RBS.PR.Q - $1.6875 div on $5 yields 34%.
C.PR.I  - $3.25 on $13.90 yields 23%. Convertible into C.

And these are based on Monday closing prices. After today's plunge, the yields are that much more juicy. Is there a problem with my data?

Moreover, these are merely current yields  - i.e. they do not factor in any price appreciation. Even if you assume a 5-10 year time frame for the recovery to play out, we are talking about IRRs in the 25-35% range, maybe more for the convertibles. This is why I think the risk reward profile is interesting.

Btw, the WM pfds were all converted into JPM pfds. I haven't checked but presume the same happened with BS pfds.

Also, there are nuances with some of the prds that effectively make them more like sub debt giving shareholders the ability to trigger an event of default if dividends are not paid for a sustained period.

As for FNM and FRE pfds, I think they should be viewed purely as perpetual call options. Even if they paid no dividends for 10 years but then recover to $20, buying at $1 still gives a 35% IRR!

Finally, on Harris, I just scanned the prospectus and thought you might want to know (you probably already do) that Harris Bank does not legally have to make good HPC's obligations if they default. Given that HPC's primary assets are mortgages in Arizona and Calif (??), their risk of default is high. However, I do not think that HB can afford to let HPC default.

We are certainly living in interesting times (but having been involved in Asian emerging markets for 30 years, I can safely say that this is not yet the most interesting I have lived through). I believe that they will also be profitable times!


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Re: ORH.A Today
« Reply #32 on: February 11, 2009, 07:26:01 AM »

I don't know whether FFH has bought any additional ORH preferreds.  Intuitively, it does make some sense as it would be a solid short-term investment for the holding company...and with their controlling interest, it would be pretty low risk.  More broadly, I think it will be very interesting to see how Prem and Co have deployed cash over the past three months.  I am very much looking forward to the Q4 release!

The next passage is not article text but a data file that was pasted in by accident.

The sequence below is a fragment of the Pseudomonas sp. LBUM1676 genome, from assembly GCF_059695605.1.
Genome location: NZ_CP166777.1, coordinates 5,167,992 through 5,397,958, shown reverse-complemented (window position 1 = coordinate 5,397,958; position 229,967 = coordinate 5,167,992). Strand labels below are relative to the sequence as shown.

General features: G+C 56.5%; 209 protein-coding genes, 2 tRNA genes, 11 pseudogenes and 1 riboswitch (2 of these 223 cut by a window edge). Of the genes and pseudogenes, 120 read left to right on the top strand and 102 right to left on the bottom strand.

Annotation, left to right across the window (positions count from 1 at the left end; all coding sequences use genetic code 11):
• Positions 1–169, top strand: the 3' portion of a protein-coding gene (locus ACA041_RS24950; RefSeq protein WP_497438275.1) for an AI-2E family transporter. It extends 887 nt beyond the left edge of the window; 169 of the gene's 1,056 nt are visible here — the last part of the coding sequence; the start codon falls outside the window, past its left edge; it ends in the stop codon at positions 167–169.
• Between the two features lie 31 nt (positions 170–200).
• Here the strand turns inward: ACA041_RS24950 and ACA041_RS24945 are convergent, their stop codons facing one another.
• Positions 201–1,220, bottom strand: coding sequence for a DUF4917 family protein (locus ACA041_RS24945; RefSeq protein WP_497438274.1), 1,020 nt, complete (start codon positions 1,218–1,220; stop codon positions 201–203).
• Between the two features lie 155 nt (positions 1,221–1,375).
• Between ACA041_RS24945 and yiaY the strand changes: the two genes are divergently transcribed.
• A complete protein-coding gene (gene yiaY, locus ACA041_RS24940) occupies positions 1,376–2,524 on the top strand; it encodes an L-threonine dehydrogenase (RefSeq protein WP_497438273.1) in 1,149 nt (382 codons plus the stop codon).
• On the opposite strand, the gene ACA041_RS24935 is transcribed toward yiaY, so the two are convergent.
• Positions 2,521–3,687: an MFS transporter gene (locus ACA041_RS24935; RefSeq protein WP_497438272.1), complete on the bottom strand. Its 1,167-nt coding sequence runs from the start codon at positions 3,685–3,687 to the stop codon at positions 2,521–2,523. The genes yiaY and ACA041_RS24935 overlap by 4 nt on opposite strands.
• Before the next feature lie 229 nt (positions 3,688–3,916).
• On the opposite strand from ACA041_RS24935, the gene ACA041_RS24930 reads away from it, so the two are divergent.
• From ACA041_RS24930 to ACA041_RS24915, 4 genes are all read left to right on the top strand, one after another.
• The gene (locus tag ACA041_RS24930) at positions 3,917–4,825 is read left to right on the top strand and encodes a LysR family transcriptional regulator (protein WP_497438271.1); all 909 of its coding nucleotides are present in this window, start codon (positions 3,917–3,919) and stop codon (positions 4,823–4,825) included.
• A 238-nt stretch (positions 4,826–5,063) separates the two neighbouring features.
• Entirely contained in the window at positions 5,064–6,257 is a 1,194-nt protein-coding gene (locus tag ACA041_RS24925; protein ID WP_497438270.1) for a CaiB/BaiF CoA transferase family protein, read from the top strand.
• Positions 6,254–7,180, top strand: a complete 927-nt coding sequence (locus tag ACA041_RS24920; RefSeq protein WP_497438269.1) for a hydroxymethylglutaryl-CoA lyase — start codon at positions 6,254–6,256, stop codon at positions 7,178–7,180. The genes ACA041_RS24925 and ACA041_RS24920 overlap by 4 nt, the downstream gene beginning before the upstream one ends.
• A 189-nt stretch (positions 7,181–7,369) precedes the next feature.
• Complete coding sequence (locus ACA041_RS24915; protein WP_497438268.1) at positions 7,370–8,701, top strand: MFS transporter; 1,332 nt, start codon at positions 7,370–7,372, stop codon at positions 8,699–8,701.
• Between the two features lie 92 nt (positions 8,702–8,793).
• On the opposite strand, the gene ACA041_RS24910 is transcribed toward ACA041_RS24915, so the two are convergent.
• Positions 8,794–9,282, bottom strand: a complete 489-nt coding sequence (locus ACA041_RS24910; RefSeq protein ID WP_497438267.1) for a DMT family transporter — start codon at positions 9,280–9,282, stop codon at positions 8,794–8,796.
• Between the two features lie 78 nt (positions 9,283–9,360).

It is true that the preferred yields are a great deal higher for issues like RBS or C.....but, that's just the problem.  I'm not really sure that I want to take a preferred equity position in banks that might be very sick (or is C in the "too big to fail" category?).  While the yields are juicy, there is a significant risk of permanent loss of capital, and I have a great deal of difficulty in assessing the probability of such a loss.  If C is nationalized, what does that do for the existing preferreds?  I'm more comfortable sticking to something a little easier!

Thanks for the tip on WFC.PR.L -- it looks like it has some potential as a preferred in one of the stronger banks.  I am working on the assumption that WFC will come through this period fully intact, so a ~13% perpetual yield looks pretty good.  My superficial examination of the security has left me with some confusion about the conversion feature -- the perferreds are convertible into roughly 32 Wachovia common shares.  When the companies merged, a Wachovia share was worth 0.1991 WFC common shares.  So, does that mean that the preferreds would now convert into 32 * 0.1991 = ~6 WFC common shares?  If so, the conversion feature will likely remain virtually worthless for the next 20 or 30 years.  If you get some additional feedback from WFC investor relations on the conversion feature, please do share it!

On Harris, yes, I took a careful (and painful!) read through the  prospectus.  It it a somewhat unusual arrangement between Harris Bank and Harris Preferred Capital Corp.  The upshot is that there are no guarantees anywhere that the dividend will not be cut, and they are non-cumulative.  However, it is not really unusual for financials to be non-cumulative.  Given that the parent company is Bank of Montreal, if Harris runs into trouble there are three broad possibilities:

1) BMO sucks up Harris Bank's losses into the parent company and recapitalizes the sub.
2) BMO tries to sell Harris Bank to some other sucker.
3) BMO lets Harris fail.

In my view, #1 would be the most probable outcome as Harris is a small part of BMO's operations, and financial support from the parent is quite feasible.  It is possible that BMO could try #2, but that would require finding a today's environment, only the strongest banks are buying which implies that this likely would be an acceptable outcome for preferred holders.  IMO, #3 is not a realistic option because it may seriously damage BMO's reputation, and may even impede access to equity capital for the parent.  Again, there is no guarantee with Harris, but as long as BMO stays out of trouble, the cards are stacked in favour of not cutting the Harris dividend.

IMO, you are thinking the right way about the FNM and FRE preferreds.  They really are a very long term call option that will either pay off handsomely or result in a loss of capital.  I can't tell you which outcome will ultimately occur or how long it will take before we'll know!

So many opportunities, so little capital to deploy!